I find the government response to the fires of the past week entirely abnormal and anomalous for Australia. In fact, weird. The concerted effort of fire services and government is to fight the fires and support the people. It is always a unified attitude. It is appalling to see government avoiding scrutiny, not leading by example, blaming and scapegoating others, and almost nothing about working together to overcome the challenge. This summer is potentially going to be the most serious season since 1939 and we have a government with no plan and no compassion.
Philip Harvey | 20 November 2019


Thank you again Andrew for your wisdom, inspiration and challenge. I love the concept of vanities, as it embodies so accurately the current situation. In the words of the song: 'when will we ever learn?' As you point out, if we could look more honestly at history and current realities, a way forward for both compassion and truth is possible.
Jan Barnett | 21 November 2019


I've just finished watching the 8-part series "The Name of the Rose" adapted from the great novel by Umberto Eco. Fire plays a significant role in this tale of intrigue and murder at the monastery. There was no shortage of raucous debate and polemic either. At the conclusion, the fire in the library of the monastery raged unabated for three days. We have to see our precious environment in a more collective way.
Pam | 21 November 2019


Good article Andrew. But not only people are devastated. Millions of native animals die in agony. Let’s nurture all survivors.??
Steve Carey | 21 November 2019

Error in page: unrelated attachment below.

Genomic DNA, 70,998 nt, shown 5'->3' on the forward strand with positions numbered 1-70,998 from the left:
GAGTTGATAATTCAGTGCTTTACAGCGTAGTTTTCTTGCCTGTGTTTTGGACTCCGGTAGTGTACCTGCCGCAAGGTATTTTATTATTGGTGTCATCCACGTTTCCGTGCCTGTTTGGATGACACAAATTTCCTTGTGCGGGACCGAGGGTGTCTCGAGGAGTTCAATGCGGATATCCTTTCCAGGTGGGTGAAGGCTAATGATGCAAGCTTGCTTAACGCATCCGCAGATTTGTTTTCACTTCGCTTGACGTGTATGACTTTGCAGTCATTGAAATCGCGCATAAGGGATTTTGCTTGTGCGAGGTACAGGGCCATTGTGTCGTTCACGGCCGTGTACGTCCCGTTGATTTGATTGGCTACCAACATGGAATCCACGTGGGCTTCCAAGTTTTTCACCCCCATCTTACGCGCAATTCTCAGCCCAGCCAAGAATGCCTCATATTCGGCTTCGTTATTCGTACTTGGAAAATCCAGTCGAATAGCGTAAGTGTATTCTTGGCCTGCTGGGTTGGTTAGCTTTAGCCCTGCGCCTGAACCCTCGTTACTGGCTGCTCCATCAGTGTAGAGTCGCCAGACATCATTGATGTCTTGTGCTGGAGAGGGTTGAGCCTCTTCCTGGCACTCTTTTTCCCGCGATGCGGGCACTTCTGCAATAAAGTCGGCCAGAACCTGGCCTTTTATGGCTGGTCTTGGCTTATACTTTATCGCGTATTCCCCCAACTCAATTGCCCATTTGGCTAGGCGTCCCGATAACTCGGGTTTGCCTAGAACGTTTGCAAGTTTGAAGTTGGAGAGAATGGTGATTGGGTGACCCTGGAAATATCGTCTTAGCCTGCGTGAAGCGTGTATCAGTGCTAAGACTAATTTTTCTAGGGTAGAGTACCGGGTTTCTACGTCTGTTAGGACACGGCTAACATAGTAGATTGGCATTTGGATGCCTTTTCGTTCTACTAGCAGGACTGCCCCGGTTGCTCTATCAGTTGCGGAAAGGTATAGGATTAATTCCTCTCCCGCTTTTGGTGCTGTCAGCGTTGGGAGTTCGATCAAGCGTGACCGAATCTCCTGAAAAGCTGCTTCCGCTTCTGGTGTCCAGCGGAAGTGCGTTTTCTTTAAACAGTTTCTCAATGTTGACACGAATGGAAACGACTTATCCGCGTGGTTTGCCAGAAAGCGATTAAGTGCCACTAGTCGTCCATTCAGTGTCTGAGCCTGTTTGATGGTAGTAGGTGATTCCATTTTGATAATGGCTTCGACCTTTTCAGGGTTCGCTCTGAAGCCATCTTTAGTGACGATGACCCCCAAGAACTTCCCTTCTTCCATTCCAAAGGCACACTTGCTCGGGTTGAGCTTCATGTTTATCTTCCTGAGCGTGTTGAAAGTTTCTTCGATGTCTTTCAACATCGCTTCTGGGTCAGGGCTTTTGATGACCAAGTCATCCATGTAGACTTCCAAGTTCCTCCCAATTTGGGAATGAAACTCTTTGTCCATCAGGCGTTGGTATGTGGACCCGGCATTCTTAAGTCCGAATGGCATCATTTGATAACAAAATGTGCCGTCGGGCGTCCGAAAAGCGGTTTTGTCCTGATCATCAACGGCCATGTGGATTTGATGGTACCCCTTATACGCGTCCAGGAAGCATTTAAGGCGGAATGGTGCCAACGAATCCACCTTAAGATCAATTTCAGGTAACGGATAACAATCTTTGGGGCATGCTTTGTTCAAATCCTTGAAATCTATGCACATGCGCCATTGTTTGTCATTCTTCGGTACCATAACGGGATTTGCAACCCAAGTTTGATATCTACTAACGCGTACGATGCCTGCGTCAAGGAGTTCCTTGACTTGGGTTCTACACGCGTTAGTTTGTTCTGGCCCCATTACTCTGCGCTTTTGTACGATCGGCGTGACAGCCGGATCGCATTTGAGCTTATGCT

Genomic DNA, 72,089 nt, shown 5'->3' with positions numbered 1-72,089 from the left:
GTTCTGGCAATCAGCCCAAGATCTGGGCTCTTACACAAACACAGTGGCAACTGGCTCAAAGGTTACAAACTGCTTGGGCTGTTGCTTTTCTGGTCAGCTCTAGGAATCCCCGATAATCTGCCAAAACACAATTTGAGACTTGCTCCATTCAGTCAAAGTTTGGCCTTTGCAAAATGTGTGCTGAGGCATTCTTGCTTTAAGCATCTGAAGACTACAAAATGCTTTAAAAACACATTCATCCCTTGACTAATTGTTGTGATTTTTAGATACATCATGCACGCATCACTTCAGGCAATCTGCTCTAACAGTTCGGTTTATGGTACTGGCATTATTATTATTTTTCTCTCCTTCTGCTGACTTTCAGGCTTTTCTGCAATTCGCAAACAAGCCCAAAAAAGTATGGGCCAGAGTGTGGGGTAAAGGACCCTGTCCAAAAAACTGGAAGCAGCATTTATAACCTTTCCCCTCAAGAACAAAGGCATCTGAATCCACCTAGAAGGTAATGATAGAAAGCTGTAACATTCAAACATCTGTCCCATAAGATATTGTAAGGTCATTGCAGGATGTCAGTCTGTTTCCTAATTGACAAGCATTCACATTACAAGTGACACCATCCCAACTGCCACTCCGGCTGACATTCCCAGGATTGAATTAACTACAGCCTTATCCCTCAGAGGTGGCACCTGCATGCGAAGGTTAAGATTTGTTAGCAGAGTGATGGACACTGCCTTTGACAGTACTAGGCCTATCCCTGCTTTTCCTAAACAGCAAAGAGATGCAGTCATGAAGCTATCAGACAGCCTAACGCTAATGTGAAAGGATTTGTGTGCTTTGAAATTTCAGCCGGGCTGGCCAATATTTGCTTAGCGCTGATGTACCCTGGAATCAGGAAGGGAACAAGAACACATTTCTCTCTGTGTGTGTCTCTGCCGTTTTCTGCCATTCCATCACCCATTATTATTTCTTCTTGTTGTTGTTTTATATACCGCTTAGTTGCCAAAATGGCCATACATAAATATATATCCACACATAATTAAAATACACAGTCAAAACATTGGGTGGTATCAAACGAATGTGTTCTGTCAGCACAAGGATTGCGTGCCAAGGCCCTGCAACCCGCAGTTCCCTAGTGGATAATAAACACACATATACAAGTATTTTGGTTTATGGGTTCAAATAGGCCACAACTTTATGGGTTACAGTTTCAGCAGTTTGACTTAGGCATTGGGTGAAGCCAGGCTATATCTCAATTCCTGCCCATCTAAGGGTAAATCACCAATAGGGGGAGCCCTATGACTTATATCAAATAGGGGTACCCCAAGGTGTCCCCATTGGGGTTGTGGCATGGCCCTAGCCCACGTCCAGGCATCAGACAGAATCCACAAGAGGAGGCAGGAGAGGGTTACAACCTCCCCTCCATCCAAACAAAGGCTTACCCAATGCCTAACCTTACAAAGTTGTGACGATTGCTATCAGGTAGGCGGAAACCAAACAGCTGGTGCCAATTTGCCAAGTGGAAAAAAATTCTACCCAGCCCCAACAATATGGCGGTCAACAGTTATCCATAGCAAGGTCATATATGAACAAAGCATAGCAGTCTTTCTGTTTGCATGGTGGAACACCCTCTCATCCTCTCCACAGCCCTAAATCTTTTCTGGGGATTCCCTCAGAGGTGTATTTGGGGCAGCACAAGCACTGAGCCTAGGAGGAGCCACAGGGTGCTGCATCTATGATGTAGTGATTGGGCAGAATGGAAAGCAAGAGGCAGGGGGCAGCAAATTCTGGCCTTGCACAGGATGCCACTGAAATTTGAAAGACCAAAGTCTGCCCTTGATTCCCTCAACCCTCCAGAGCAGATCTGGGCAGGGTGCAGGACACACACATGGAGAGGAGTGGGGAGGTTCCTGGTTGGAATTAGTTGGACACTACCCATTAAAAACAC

The photo taken at Torrington (NSW?) was an inspired inclusion. Communities and villages have been completely obliterated in the New England area and the living geography permanently changed. Torrington was a delightful village and originally home to Mollie McNutt, an Australian bush poet ( and teacher) who wrote about bird song and the natural delights of local bushland. (The NSW Gould League published some of her verse over the years. ) Years ago Torrington had its own one teacher school (Mollie's husband was the teacher-in-charge) which eventually was closed (like hundreds of similar one teacher schools across the state.) These community hubs were often centres from which bush and grass fires were fought. I have been interested in the life, work and ministry of Savaronola since University days . For those who would like to read more I include a link to available resources : http://traditio-op.org/biblioteca/Savonarola/Selected-Writings-of-Girolamo-Savonarola-Religion-and-Politics-1490%E2%80%931498.pdf Thanks, Andrew for your insights ! Commentary from politicians has been interesting to say the least......."thoughts and prayers" whatever that might mean to them.